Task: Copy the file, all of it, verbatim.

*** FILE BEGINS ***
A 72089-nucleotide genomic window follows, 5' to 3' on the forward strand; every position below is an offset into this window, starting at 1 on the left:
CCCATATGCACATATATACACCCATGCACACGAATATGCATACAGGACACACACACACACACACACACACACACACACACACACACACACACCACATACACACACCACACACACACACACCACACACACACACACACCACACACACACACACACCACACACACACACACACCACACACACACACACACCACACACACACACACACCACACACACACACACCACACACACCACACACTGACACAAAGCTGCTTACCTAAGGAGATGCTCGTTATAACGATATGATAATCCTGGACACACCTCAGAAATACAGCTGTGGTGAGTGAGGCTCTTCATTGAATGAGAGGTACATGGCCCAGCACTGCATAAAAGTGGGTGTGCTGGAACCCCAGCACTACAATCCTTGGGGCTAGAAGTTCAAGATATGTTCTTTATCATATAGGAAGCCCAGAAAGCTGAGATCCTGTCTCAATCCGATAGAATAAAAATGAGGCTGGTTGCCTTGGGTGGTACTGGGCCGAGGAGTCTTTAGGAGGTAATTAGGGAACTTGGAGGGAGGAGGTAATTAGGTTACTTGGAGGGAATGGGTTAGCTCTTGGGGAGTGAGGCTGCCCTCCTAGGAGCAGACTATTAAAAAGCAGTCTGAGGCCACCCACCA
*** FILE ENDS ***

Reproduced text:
A 72089-nucleotide genomic window follows, 5' to 3' on the forward strand; every position below is an offset into this window, starting at 1 on the left:
CCCATATGCACATATATACACCCATGCACACGAATATGCATACAGGACACACACACACACACACACACACACACACACACACACACACACACCACATACACACACCACACACACACACACCACACACACACACACACCACACACACACACACACCACACACACACACACACCACACACACACACACACCACACACACACACACACCACACACACACACACCACACACACCACACACTGACACAAAGCTGCTTACCTAAGGAGATGCTCGTTATAACGATATGATAATCCTGGACACACCTCAGAAATACAGCTGTGGTGAGTGAGGCTCTTCATTGAATGAGAGGTACATGGCCCAGCACTGCATAAAAGTGGGTGTGCTGGAACCCCAGCACTACAATCCTTGGGGCTAGAAGTTCAAGATATGTTCTTTATCATATAGGAAGCCCAGAAAGCTGAGATCCTGTCTCAATCCGATAGAATAAAAATGAGGCTGGTTGCCTTGGGTGGTACTGGGCCGAGGAGTCTTTAGGAGGTAATTAGGGAACTTGGAGGGAGGAGGTAATTAGGTTACTTGGAGGGAATGGGTTAGCTCTTGGGGAGTGAGGCTGCCCTCCTAGGAGCAGACTATTAAAAAGCAGTCTGAGGCCACCCACCA